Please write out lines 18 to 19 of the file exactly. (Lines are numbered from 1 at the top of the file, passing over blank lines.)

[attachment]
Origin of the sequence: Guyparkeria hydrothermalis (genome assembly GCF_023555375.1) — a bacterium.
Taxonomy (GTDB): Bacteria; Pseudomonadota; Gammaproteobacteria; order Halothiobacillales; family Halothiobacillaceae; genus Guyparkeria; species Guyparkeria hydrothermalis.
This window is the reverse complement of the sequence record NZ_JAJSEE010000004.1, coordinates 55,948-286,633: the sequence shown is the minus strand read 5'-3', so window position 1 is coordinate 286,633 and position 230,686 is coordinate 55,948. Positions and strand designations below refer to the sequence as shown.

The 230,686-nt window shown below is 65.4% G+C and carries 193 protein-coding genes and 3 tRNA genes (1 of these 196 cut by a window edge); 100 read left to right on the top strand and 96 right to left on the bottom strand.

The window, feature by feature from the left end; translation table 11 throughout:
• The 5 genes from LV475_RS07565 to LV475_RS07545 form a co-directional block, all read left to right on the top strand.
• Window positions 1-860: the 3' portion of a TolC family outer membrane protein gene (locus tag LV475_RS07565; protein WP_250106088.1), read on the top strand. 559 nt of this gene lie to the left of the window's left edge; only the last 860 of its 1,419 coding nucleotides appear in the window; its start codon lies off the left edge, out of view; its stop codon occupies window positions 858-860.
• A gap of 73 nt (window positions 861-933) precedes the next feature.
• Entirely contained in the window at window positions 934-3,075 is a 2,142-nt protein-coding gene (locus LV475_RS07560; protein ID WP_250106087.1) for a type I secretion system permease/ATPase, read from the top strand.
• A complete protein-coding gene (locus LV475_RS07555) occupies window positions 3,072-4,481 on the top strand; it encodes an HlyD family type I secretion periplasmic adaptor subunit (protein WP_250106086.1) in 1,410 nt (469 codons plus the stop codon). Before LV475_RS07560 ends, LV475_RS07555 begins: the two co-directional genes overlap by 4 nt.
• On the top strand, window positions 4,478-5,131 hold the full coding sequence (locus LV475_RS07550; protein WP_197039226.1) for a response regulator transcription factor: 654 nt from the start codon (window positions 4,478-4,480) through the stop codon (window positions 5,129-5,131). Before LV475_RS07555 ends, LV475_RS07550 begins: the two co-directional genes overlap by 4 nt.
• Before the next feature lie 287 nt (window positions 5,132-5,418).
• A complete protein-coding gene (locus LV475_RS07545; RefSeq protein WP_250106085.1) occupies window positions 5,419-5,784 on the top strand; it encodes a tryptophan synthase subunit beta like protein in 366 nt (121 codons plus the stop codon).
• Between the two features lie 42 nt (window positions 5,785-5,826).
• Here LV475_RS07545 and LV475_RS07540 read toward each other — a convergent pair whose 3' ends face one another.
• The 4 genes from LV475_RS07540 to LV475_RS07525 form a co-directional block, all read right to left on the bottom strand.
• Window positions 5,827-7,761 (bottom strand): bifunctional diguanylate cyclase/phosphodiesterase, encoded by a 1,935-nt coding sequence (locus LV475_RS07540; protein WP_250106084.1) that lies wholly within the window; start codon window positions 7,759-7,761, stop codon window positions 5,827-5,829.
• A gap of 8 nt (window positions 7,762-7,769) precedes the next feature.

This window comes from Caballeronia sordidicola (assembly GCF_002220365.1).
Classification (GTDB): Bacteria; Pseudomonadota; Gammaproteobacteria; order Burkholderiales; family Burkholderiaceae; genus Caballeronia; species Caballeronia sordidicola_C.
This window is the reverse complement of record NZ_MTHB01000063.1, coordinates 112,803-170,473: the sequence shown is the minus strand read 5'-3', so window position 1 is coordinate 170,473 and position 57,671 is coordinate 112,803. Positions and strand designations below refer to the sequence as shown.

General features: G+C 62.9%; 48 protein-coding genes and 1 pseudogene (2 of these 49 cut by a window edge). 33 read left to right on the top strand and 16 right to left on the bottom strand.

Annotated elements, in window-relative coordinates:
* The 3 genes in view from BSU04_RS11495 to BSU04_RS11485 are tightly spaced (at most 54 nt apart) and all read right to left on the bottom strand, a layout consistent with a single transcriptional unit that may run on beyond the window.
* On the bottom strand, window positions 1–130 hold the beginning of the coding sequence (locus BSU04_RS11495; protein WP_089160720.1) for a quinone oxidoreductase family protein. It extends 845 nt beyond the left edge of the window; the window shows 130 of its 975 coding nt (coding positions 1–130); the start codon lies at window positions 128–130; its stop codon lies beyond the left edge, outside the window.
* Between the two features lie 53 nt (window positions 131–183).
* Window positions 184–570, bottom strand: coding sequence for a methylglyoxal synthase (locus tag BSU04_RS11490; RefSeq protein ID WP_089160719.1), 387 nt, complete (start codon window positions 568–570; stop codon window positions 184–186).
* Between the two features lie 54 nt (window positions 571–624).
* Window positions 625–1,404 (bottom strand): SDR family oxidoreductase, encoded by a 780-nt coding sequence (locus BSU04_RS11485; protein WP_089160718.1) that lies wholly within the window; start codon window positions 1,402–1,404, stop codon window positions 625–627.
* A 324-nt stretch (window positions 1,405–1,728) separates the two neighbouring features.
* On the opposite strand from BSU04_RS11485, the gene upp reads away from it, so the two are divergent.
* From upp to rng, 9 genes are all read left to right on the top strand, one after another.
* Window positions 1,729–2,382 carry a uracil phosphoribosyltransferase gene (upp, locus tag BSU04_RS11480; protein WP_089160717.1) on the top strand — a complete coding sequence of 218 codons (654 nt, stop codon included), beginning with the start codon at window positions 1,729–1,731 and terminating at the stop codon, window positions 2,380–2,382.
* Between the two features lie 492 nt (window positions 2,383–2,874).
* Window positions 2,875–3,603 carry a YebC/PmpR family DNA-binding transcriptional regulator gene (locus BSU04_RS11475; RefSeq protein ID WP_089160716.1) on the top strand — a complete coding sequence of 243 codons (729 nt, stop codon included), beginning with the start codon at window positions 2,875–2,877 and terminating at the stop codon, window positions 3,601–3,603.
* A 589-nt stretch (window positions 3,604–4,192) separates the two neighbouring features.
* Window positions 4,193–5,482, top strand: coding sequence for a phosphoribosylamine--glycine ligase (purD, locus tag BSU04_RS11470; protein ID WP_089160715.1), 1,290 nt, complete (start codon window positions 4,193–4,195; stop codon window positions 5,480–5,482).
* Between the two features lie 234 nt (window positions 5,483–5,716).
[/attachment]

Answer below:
• A gap of 8 nt (window positions 7,762-7,769) precedes the next feature.

This window comes from Caballeronia sordidicola (assembly GCF_002220365.1).